Giving Compass' Take:
- A recent study indicates that despite heatwaves becoming more frequent and dangerous, the public isn't necessarily more aware of the risks.
- How can donors help spread awareness and information about heatwaves while providing support?
- Read about the relationship between climate change and heatwaves.
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Heatwaves like the one Europe saw in 2003 could become the new norm in the coming years, researchers report.
These heatwaves are particularly deadly for the elderly, the sick, and the poor.
The 2003 heatwave saw temperatures in Europe reach 47.5 degrees Celsius (about 117.5 degrees Fahrenheit), and was one of the worst natural disasters of recent decades, claiming an estimated 45,000 to 70,000 victims in the space of a few weeks.
Forests burned, crops withered in the fields, and emergency wards in the cities were full to capacity. Globally, costs totaled around $13 billion.
Nevertheless, the public remains less aware of the risks of heatwaves than of other climate-related extremes. This is a problem, the new study in Nature Communications points out.
‘NOT ALL HEAT IS THE SAME’
Since 2013, researchers from the Institute for Environmental Decisions at ETH Zurich and colleagues have systematically collected data on daily heat-related excess mortality for 748 cities and communities in 47 countries in Europe, Southeast Asia, Latin America, the US, and Canada.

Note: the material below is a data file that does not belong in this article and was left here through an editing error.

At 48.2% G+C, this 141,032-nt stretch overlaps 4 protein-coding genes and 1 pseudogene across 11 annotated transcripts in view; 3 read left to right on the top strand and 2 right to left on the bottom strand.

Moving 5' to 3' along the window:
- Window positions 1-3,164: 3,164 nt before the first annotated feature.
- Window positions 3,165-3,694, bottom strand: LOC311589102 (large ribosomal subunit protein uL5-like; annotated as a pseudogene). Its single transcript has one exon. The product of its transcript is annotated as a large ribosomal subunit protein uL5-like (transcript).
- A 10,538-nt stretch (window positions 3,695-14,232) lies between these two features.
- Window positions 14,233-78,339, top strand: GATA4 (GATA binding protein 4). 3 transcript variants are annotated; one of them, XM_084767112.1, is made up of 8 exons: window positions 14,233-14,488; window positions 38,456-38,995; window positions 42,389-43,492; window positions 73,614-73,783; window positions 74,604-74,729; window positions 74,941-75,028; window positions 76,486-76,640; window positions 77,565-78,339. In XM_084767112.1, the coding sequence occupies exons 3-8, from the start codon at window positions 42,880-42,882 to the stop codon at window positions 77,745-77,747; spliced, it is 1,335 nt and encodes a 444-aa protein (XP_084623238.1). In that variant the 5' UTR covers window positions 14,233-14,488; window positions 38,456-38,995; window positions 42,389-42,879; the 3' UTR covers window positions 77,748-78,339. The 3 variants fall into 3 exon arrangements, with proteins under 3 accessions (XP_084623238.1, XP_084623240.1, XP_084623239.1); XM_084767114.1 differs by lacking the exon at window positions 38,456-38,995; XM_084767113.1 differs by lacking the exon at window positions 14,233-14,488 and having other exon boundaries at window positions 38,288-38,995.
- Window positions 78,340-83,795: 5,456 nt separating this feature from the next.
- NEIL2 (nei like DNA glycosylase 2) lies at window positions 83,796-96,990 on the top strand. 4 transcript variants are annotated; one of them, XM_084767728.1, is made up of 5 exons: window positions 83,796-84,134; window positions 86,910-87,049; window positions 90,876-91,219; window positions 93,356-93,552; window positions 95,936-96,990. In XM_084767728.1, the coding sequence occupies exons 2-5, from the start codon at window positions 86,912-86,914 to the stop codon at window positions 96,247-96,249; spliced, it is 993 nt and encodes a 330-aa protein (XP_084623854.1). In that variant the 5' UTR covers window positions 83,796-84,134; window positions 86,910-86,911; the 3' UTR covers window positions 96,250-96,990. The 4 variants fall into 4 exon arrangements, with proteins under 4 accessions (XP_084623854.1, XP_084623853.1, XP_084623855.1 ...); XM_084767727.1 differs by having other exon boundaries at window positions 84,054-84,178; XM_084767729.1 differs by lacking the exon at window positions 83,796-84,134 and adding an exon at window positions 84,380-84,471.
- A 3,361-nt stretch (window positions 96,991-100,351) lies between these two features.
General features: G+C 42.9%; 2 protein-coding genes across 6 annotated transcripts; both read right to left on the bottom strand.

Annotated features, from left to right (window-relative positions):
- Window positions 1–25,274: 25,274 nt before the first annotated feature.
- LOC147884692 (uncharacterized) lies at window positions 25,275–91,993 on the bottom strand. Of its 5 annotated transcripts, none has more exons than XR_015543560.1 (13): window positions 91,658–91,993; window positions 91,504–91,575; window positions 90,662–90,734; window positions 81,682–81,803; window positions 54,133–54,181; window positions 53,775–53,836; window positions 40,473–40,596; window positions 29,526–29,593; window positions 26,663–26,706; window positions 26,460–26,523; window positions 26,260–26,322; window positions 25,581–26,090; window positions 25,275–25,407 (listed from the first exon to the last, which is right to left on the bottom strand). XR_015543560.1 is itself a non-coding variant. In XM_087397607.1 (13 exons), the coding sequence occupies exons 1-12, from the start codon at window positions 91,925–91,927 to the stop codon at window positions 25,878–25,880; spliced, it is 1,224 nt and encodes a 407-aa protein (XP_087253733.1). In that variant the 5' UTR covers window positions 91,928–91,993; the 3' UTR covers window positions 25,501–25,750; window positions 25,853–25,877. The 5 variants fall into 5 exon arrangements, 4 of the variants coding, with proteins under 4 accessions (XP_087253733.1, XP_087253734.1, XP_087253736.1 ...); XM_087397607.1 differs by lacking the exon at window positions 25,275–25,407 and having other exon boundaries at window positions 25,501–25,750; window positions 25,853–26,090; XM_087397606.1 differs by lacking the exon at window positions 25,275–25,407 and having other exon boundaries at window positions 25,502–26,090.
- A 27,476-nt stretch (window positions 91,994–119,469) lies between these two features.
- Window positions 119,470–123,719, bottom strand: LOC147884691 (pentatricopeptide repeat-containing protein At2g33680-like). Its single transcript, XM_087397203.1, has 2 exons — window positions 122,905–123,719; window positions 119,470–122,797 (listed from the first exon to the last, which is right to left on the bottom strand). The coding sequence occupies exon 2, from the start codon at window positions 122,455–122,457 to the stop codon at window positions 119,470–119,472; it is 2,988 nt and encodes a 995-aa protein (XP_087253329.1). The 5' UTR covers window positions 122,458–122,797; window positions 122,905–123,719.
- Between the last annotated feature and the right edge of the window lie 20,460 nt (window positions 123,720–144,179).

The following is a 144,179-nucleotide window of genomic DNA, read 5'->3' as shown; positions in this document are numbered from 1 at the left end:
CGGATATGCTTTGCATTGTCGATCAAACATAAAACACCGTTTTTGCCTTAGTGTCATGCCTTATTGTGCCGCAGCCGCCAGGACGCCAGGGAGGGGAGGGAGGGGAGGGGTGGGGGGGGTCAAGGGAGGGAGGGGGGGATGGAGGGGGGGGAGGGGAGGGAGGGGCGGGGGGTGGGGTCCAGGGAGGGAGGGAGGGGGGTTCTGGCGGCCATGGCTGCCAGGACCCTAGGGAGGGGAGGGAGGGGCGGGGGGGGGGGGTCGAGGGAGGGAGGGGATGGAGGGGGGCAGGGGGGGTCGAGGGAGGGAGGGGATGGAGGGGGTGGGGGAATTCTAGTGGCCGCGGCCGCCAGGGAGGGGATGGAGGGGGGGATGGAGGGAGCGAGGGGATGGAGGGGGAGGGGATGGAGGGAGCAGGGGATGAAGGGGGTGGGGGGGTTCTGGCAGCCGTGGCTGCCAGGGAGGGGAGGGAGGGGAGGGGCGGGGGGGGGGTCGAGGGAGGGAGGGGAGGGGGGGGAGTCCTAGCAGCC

The researchers used this dataset to calculate the relationship between the average daily temperature and mortality for all 748 locations. From this, they established each location’s ideal temperature, where excess mortality is at its lowest.
In Bangkok, for example, this value is 30 degrees Celsius, in São Paulo 23, in Paris 21 and in Zurich 18 degrees Celsius (80, 73, 69.8, 64.4 degrees Fahrenheit respectively).
Every tenth of a degree above this ideal value increases excess mortality.
“Not all heat is the same,” says lead author Samuel Lüthi, a doctoral student under David Bresch, professor for weather and climate risks at ETH Zurich. “The same temperature has a completely different impact on heat-related excess mortality in the populations of Athens and Zurich.”
This depends not only on the temperature, but also on physiology (acclimatization), behavior (long siestas in the middle of the day), urban planning (green spaces versus concrete), the demographic structure of the population, and the local health care system.
Using this ideal value, the researchers calculated how excess mortality would develop with an average global temperature increase of 0.7 degrees (the value in 2000), 1.2 degrees (the value in 2020), 1.5, and 2 degrees Celsius. They used five particularly powerful climate models, known as SMILEs (single-model initial-condition large ensembles).
Read the full article about deadly heatwaves by Eth Zurich at Futurity.